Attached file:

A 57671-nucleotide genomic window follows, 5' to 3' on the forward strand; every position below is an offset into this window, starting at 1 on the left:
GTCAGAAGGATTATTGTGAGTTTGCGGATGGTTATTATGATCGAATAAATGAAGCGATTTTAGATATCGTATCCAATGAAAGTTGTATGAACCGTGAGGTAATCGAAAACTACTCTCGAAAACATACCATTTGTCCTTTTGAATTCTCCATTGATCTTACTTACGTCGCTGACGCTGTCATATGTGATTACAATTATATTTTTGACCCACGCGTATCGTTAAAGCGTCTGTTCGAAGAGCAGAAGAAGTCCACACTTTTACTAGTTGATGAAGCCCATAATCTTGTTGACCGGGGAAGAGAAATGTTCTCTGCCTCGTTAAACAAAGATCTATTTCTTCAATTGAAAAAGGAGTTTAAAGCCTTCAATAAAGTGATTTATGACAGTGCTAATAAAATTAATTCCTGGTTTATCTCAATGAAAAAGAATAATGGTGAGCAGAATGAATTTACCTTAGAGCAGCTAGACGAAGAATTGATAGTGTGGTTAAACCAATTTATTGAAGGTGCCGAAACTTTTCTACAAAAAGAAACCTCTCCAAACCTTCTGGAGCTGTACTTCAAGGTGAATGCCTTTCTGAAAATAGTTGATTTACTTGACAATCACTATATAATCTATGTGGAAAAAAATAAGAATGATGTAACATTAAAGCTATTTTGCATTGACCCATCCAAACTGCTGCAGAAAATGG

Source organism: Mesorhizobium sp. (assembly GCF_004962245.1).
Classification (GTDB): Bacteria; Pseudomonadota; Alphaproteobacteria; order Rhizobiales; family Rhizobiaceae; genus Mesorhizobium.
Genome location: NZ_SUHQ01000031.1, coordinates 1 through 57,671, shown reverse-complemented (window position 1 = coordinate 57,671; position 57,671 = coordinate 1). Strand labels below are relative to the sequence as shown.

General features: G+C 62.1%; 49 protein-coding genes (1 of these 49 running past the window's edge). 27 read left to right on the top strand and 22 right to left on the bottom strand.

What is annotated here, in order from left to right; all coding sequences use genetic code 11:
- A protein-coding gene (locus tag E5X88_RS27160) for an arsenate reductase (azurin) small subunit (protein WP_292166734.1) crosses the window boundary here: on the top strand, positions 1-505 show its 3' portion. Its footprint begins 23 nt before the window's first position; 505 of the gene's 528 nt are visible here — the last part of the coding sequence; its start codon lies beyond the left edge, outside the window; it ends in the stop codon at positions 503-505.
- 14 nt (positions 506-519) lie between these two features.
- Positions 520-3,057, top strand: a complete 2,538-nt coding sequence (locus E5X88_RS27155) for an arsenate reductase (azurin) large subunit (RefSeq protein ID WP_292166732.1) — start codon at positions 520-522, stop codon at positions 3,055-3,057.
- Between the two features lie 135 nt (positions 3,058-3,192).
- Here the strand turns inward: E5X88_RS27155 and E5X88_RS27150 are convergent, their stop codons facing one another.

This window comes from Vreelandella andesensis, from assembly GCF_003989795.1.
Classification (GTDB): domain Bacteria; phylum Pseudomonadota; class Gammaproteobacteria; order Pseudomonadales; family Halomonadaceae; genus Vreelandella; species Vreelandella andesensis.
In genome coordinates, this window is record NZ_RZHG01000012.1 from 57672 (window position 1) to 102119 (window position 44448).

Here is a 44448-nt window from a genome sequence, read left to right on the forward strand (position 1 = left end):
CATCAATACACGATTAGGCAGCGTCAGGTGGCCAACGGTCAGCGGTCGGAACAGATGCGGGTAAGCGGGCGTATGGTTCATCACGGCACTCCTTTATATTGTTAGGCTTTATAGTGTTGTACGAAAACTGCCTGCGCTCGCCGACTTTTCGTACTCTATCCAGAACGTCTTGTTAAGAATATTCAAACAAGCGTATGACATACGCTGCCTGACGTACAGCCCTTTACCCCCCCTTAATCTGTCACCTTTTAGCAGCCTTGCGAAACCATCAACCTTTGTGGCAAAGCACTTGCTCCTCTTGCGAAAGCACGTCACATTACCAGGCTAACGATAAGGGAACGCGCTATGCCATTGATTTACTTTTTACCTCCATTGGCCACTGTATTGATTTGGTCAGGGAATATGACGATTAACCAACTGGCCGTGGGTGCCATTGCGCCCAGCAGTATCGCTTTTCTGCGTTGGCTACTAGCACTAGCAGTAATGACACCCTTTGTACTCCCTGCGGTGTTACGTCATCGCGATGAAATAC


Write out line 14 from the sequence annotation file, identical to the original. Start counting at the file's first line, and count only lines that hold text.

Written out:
Classification (GTDB): domain Bacteria; phylum Pseudomonadota; class Gammaproteobacteria; order Pseudomonadales; family Halomonadaceae; genus Vreelandella; species Vreelandella andesensis.